The political cone of silence, with slurs

I’m furious.

Local democracy came to Island Bay this evening, and I –  an undecided voter – joined the crowd at the local candidates’ meeting, in the Rongotai electorate.   Candidates congratulated themselves on a well-fought campaign –  as the National Party’s candidate put it, not a cross word had been spoken between any of them through all the various meetings they’ve attended together.  Most of tonight’s meeting was like that.  Most.

Over the years, I’ve heard nothing to suggest that the National Party’s candidate was other than an honourable and decent man.  The Hon. Chris Finlayson is the 8th ranked Cabinet minister, minister responsible for the intelligence services, and Attorney-General.  He appoints our judges.  And as he described himself tonight, he is “the first law officer in the land”.  You’d imagine he’d be at the forefront of defending the integrity of our democratic system and its institutions.  But not based on his performance tonight.

The format of the meeting allowed questions from the floor.  Each question had to be addressed to one particular candidate, but each other candidate also had a chance to answer.  On almost all the questions, almost all the candidates took the opportunity to answer.  But not on one question.

I got up and asked a question of Chris Finlayson, explicitly noting that I was not asking him as a minister responsible for the intelligence services (where I would have expected a fob-off) but as a senior National Party figure.   My question ran roughly as follows:

“Mr Finlayson, last week one of the world’s leading newspapers, the Financial Times gave considerable prominence to a story about a New Zealand MP.  That MP had been a member of the Chinese communist party, and part of the Chinese intelligence services.  He never disclosed that past to the public when he stood for Parliament, and has never taken the opportunity to denounce the evils of the Chinese regime.  Can you comment on why it is appropriate for such a person to be in our Parliament?  And could you also comment on the new paper by Professor Anne-Marie Brady raising concerns about the extent of China’s attempts to exert political influence in New Zealand, and about the close ties of various senior National Party figures with Chinese interests?”

The question was greeted not with embarrassed silence, but with pretty vigorous applause from the floor.

Finlayson –  our Attorney-General, first law officer of the land, senior National Party minister  – got up, briefly.   His answer ran roughly as follows:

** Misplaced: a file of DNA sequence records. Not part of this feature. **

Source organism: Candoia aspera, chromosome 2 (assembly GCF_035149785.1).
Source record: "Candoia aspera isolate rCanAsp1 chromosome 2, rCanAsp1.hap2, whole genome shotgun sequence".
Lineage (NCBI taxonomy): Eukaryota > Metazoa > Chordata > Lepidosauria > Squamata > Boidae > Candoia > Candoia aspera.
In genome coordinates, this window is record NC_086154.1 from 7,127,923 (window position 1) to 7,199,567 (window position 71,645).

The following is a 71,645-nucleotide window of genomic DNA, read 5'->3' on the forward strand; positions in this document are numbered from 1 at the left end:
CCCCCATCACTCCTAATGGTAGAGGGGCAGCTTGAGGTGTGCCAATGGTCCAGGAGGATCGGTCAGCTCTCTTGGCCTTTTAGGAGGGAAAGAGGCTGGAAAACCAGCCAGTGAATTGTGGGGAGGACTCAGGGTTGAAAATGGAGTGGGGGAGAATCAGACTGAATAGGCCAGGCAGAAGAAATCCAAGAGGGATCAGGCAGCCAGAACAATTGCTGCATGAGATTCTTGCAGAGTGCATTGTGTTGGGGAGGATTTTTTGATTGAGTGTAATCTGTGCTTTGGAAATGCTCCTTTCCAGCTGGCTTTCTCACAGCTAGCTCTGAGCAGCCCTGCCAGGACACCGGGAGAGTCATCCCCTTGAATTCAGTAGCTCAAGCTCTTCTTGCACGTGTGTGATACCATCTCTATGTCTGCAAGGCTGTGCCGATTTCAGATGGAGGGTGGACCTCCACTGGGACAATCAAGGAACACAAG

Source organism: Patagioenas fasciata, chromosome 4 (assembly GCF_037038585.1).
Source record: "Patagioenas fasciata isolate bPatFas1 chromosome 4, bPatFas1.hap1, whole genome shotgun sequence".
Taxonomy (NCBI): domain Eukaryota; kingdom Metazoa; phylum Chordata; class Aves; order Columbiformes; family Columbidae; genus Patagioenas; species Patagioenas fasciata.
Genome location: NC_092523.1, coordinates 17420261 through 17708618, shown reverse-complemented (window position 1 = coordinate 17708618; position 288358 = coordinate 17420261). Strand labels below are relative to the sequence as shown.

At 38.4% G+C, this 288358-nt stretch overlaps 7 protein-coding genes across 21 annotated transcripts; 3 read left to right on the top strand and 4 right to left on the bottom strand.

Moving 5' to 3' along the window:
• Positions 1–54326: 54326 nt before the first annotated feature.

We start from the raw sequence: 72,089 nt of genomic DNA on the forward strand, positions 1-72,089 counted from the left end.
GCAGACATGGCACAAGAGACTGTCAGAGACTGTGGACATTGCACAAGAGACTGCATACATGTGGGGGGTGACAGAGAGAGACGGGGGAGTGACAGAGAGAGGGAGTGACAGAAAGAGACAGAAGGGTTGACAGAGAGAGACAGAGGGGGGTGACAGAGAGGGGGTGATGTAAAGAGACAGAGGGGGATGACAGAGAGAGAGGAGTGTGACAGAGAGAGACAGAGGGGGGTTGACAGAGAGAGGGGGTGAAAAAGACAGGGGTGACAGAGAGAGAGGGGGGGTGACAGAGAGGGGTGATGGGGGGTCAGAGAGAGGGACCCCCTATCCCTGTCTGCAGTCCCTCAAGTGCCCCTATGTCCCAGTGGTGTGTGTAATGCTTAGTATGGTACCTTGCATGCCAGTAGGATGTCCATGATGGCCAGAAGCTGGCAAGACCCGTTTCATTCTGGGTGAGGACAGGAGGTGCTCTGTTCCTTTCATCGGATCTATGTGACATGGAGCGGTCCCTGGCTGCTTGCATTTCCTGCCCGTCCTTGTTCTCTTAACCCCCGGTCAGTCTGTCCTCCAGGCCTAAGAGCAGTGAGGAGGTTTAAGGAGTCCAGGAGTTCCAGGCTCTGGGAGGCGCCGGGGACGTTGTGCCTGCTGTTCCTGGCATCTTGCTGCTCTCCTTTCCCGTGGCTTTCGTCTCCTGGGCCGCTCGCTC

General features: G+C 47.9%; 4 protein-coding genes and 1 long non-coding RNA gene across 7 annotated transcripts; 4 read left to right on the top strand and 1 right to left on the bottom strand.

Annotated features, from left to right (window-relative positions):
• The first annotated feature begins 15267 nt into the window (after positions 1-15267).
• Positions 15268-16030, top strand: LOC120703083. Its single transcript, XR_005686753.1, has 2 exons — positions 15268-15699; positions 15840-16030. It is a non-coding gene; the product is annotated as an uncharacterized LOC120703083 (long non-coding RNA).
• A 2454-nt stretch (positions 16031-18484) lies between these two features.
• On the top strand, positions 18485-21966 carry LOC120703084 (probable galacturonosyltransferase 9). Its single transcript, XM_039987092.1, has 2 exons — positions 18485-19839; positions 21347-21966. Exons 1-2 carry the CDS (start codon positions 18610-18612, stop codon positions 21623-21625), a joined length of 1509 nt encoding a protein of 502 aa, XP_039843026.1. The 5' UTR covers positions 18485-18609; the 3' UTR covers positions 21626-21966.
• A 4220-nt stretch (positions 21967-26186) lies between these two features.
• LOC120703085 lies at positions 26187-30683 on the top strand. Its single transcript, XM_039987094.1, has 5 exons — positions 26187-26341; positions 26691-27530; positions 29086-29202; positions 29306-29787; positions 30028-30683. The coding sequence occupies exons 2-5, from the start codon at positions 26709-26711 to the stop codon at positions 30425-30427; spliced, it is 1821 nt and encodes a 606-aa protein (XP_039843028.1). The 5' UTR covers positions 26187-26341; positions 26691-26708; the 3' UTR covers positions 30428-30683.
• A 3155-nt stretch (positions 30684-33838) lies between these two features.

“That was a Newsroom article, timed to damage the man politically.  I’m not going to respond to any of the allegations that have been made about/against him. I think it is disgraceful that a whole class of people have been singled out for racial abuse.  As for Professor Brady, I don’t think she likes any foreigners at all.”

And as I shouted back “the claim was about one man”, our Attorney-General sat down.  He’d simply refused to answer, or even address, the question, at any level other than suggesting that anyone raising these quite serious issues was a racist or a xenophobe.  Starting, presumably, with the Asia editor of the Financial Times, Jamil Anderlini a Kuwaiti-born Italian-American New Zealander who has spent almost 20 years in China, including more than a decade reporting from Beijing (and now is based in Hong Kong) through to Professor Brady, with all the other serious media outlets and China-focused commentators overseas who have reported the concerns somewhere in-between?   It was preposterous.  Plus, one couldn’t help thinking that he knew he was on weak ground.  After all, if there was a clear, simple, authoritative and compelling explanation, presumably he’d have given it.

I hold the Attorney-General –  first law officer of the land –  to a considerably higher standard than other local candidates.   And the specific question was actually about a National Party MP, National Party selection choices, and the ties of National Party figures to Chinese business and political interests.

And, as I said, on every other question this evening, all the other candidates rushed to the microphone to have their say, on everything from apprentices to housing to guidance counsellors.  But not one of the others said a word on the Chinese government’s politicial influence seeking in New Zealand, or specifically on Jian Yang’s position.   Not the Labour candidate –  deputy mayor of Wellington, and sure to become a member of Parliament on Saturday.  Not the quite highly ranked, and apparently very able, Greens candidate.  Not the TOP candidate, or the Conservative candidate.  Strangely, not even the New Zealand First candidate, who was presumably unaware that his party had taken a stand, both on Yang, and on the more general issues Professor Brady has raised about the activities in New Zealand of the Chinese government.     Not a word, from a single one of them.  It left me wondering about what our democracy was coming to.